The ratings agency S&P wants political risk eliminated, and another debt ceiling debate in a year won't accomplish that goal
Not all plans to raise the debt ceiling will be blessed by the rating agencies. Earlier this month, rating agency Moody's said that a deal must also include a long-term deficit plan, making clear that the tricky plan devised by Senate Minority Leader Mitch McConnell (R-KY) wouldn't cut it. The other rating agency Standard and Poor's has taken a different stand, saying that House Speaker John Boehner's (R-OH) plan might not prevent downgrade. S&P is concerned about the plan's failure to eliminate political risk.
Here's a clip from CNBC explaining S&P's view (via Think Progress):
So why won't the Boehner plan clear the agency's hurdle? Simple: it isn't a long-term solution to the debt ceiling problem. It doesn't raise the limit by enough to get the U.S. through the 2012 election. S&P does not want to see Congress embroiled in another debt ceiling debate a year from now -- especially not in the midst of an election campaign, when the stakes will be even higher and Congress will be even slower-moving.
S&P has actually been clear on this point since it started grumbling about U.S. debt back in April. At that time, its decision to put the U.S. debt on negative outlook was inspired by what it observed to be a poisonous partisan climate in Washington. It took the parties' unwillingness to compromise on the budget as a scary sign of things to come. The rating agency appears to have gotten this one right, as a having a debt ceiling deal in place by the August 2nd deadline now looks less and less likely.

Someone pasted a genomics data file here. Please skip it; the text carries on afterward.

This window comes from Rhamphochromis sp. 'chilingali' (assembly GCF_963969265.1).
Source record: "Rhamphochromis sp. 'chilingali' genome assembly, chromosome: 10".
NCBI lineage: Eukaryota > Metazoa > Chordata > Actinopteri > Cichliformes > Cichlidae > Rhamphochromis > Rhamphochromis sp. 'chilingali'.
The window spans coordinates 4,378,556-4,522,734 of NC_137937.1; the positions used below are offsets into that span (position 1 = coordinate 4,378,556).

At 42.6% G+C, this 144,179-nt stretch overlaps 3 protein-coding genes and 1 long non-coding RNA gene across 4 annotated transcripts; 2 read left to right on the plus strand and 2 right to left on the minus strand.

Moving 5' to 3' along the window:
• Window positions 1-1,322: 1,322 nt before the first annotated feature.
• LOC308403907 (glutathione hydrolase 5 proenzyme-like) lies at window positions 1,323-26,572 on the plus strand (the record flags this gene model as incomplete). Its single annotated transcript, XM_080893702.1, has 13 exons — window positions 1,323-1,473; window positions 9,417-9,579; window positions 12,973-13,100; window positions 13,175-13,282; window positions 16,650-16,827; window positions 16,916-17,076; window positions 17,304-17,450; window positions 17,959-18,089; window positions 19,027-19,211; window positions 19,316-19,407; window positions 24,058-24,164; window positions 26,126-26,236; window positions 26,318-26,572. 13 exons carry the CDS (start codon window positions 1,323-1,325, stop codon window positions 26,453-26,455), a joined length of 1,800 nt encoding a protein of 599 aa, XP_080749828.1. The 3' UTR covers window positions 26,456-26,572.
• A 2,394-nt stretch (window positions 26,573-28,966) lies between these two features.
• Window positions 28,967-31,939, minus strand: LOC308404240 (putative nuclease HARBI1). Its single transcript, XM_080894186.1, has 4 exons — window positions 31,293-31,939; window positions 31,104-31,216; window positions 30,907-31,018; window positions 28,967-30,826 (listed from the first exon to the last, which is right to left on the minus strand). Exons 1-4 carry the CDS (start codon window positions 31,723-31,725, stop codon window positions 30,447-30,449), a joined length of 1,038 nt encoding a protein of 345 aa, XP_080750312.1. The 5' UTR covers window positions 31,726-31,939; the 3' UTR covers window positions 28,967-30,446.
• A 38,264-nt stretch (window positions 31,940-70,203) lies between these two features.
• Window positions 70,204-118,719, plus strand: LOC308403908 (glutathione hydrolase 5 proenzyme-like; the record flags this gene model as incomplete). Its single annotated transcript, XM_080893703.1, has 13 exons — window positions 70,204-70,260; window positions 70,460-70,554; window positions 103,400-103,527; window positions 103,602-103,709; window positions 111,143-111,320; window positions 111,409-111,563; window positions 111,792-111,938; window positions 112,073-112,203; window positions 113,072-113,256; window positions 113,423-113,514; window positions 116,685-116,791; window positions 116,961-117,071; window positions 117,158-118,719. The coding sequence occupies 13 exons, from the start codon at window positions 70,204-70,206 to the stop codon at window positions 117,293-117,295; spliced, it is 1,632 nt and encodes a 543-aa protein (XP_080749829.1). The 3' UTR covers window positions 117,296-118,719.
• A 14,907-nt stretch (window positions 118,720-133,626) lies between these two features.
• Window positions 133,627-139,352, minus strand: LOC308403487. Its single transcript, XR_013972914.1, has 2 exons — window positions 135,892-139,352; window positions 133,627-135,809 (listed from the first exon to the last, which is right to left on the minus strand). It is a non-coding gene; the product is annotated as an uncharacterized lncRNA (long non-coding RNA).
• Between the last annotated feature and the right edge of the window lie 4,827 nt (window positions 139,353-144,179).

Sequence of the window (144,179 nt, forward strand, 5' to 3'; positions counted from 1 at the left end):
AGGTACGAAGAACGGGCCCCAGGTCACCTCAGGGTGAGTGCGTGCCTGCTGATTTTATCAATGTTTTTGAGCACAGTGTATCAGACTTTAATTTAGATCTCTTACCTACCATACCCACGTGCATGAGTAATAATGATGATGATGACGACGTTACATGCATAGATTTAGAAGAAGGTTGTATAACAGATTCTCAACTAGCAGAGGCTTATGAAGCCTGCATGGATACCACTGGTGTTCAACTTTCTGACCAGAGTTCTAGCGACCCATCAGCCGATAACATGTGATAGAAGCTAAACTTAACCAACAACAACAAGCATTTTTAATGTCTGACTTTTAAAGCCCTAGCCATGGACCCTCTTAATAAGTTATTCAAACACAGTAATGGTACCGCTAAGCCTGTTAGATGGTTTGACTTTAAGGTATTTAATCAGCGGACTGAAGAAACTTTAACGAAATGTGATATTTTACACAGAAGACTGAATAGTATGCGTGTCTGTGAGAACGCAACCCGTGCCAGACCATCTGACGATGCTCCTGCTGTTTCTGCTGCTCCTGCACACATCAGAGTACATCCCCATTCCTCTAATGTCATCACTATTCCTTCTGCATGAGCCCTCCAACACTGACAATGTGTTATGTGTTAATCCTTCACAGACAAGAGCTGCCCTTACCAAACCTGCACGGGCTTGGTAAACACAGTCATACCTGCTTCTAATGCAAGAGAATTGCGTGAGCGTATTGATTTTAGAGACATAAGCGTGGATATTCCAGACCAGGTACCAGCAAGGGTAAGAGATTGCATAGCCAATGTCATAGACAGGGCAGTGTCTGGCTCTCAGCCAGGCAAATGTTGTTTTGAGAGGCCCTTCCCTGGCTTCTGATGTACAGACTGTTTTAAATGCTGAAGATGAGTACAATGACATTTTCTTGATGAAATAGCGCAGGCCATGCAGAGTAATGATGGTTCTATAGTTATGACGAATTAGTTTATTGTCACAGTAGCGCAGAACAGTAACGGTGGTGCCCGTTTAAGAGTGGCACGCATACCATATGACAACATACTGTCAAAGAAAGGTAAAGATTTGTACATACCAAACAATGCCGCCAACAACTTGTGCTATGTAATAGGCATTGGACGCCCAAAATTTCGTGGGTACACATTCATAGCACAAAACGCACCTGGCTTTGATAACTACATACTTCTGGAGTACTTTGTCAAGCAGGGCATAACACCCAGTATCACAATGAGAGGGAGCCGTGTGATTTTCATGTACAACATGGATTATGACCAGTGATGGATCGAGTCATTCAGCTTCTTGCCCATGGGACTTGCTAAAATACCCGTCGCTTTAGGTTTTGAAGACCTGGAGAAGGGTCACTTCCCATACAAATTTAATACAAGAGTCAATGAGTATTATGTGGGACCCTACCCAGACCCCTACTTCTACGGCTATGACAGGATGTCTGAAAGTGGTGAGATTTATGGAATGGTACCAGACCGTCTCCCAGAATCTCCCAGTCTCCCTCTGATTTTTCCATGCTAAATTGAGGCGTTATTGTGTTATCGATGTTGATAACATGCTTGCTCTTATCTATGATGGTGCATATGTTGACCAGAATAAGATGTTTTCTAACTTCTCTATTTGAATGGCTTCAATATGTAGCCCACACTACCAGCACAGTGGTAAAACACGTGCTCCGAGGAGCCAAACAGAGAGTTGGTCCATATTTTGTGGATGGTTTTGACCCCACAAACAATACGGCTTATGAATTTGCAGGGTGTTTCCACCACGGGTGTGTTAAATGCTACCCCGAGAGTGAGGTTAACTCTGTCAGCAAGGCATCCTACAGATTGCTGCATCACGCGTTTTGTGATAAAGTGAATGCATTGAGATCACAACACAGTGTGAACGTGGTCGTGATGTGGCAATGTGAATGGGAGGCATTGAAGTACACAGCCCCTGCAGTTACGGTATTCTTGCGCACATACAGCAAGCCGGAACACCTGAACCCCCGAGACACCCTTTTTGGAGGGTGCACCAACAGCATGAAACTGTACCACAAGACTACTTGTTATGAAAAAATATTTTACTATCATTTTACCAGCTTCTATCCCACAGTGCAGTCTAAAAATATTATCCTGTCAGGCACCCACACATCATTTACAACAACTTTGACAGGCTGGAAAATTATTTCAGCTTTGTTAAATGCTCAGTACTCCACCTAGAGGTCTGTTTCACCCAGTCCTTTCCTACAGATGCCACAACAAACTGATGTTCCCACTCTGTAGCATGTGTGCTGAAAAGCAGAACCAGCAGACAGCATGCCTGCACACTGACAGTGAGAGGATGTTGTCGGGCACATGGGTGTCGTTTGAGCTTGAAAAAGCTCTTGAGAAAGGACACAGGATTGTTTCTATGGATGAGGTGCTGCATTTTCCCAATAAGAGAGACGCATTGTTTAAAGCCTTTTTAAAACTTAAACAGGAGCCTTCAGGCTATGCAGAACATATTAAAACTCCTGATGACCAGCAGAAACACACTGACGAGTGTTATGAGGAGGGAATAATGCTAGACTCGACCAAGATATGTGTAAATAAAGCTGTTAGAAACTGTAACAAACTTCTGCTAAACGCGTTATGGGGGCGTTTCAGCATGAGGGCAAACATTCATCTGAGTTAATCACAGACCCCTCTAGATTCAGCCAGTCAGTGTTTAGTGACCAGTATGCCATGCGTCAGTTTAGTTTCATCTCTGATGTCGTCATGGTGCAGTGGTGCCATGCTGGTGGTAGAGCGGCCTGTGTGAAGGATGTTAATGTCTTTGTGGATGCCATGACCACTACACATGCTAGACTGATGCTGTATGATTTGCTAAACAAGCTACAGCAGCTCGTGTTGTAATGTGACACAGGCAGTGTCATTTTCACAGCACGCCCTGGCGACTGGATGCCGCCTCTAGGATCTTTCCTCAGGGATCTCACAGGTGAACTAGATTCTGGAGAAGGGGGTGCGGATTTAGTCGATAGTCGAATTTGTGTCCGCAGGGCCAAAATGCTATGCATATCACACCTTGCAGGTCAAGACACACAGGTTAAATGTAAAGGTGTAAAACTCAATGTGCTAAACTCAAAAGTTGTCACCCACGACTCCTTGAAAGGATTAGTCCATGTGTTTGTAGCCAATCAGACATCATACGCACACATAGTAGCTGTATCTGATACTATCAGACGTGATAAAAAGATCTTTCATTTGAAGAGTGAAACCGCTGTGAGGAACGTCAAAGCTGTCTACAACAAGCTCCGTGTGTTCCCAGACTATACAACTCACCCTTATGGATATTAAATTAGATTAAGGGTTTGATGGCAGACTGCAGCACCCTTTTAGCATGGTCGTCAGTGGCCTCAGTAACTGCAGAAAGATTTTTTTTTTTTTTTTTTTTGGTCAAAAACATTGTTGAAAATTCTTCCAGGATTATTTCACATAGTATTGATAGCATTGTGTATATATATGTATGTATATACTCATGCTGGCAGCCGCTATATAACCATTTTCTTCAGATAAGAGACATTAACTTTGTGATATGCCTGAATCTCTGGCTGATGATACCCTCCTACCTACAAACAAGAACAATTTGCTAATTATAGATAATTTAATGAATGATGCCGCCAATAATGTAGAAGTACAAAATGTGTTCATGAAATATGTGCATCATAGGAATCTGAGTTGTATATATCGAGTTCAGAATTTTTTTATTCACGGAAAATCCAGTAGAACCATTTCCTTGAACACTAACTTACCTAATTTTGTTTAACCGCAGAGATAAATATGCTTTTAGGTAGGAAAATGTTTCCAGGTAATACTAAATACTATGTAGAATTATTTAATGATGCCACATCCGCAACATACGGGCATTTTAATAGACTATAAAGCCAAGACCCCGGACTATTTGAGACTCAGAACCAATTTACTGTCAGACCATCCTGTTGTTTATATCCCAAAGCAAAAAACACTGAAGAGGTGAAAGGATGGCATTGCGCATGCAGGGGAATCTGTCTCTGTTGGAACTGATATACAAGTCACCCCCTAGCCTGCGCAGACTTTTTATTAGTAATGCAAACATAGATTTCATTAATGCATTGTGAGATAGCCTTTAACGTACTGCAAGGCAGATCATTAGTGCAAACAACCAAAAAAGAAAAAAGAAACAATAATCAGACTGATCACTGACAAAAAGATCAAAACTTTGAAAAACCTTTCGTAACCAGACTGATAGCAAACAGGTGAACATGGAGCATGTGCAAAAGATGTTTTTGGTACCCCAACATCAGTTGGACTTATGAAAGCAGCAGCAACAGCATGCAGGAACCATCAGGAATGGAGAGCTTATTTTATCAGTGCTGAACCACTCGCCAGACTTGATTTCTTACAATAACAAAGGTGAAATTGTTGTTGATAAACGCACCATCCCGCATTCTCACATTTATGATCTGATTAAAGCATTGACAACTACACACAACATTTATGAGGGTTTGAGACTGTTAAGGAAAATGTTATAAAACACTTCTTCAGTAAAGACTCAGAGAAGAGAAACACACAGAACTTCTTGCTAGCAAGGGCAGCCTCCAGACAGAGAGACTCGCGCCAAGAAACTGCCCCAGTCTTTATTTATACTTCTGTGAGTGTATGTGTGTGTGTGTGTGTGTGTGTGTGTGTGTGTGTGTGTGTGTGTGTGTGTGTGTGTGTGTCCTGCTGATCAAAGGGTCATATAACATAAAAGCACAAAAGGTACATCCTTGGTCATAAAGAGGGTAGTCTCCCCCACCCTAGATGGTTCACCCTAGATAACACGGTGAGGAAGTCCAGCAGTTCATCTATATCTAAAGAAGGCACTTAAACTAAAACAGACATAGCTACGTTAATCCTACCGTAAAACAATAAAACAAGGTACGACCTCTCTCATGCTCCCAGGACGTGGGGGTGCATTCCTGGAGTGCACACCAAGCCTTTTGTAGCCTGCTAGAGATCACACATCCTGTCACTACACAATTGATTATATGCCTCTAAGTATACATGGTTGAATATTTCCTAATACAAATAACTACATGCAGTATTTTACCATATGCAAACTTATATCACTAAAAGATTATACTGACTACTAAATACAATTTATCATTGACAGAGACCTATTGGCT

And remember, the debt ceiling crisis is entirely about political risk. No one has ever legitimately doubted the U.S.'s ability in the medium-term to fund more debt past the ceiling's current level. Washington turned this into a dire situation by failing to raise the debt ceiling. It now also must demonstrate a serious willingness to engage in long-term deficit reduction. But this debate made a broader deficit plan immediately necessary: partisan politics managed to showcase the dysfunction that infects Washington through the two parties' inability to agree on a clear path to fiscal responsibility for the U.S. This rightly concerns the agencies.
Downgrade would be just as bad as default, for reasons explained here. If a deal doesn't prevent downgrade, then it's a waste of time. Any credible plan must do three things: it must raise the debt ceiling, it must provide a credible long-term deficit reduction plan, and it must minimize political risk from the U.S.'s funding process. Any plan that fails to satisfy any of those three criteria will not prevent downgrade and should be discarded.
Image Credit: REUTERS/Larry Downing